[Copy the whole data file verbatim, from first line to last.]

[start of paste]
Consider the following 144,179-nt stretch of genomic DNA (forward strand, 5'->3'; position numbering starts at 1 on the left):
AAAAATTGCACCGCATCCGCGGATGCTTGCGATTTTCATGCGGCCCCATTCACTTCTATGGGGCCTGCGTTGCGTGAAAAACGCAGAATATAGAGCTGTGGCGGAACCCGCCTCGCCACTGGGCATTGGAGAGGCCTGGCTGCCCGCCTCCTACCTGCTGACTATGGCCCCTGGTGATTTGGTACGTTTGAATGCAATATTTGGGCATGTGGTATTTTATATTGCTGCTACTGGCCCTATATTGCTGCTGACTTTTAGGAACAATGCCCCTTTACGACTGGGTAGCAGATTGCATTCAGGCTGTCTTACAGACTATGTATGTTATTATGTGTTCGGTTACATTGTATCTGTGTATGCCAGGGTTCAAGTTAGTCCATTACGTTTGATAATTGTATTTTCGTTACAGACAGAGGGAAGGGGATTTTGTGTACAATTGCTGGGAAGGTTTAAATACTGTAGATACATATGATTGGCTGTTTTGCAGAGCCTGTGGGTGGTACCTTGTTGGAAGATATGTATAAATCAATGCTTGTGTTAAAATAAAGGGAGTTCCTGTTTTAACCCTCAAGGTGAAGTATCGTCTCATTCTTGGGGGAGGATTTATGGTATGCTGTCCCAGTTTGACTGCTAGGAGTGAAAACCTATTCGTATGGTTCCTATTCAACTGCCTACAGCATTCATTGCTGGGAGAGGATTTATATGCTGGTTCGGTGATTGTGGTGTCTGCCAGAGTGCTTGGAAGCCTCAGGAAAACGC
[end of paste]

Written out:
Consider the following 144,179-nt stretch of genomic DNA (forward strand, 5'->3'; position numbering starts at 1 on the left):
AAAAATTGCACCGCATCCGCGGATGCTTGCGATTTTCATGCGGCCCCATTCACTTCTATGGGGCCTGCGTTGCGTGAAAAACGCAGAATATAGAGCTGTGGCGGAACCCGCCTCGCCACTGGGCATTGGAGAGGCCTGGCTGCCCGCCTCCTACCTGCTGACTATGGCCCCTGGTGATTTGGTACGTTTGAATGCAATATTTGGGCATGTGGTATTTTATATTGCTGCTACTGGCCCTATATTGCTGCTGACTTTTAGGAACAATGCCCCTTTACGACTGGGTAGCAGATTGCATTCAGGCTGTCTTACAGACTATGTATGTTATTATGTGTTCGGTTACATTGTATCTGTGTATGCCAGGGTTCAAGTTAGTCCATTACGTTTGATAATTGTATTTTCGTTACAGACAGAGGGAAGGGGATTTTGTGTACAATTGCTGGGAAGGTTTAAATACTGTAGATACATATGATTGGCTGTTTTGCAGAGCCTGTGGGTGGTACCTTGTTGGAAGATATGTATAAATCAATGCTTGTGTTAAAATAAAGGGAGTTCCTGTTTTAACCCTCAAGGTGAAGTATCGTCTCATTCTTGGGGGAGGATTTATGGTATGCTGTCCCAGTTTGACTGCTAGGAGTGAAAACCTATTCGTATGGTTCCTATTCAACTGCCTACAGCATTCATTGCTGGGAGAGGATTTATATGCTGGTTCGGTGATTGTGGTGTCTGCCAGAGTGCTTGGAAGCCTCAGGAAAACGC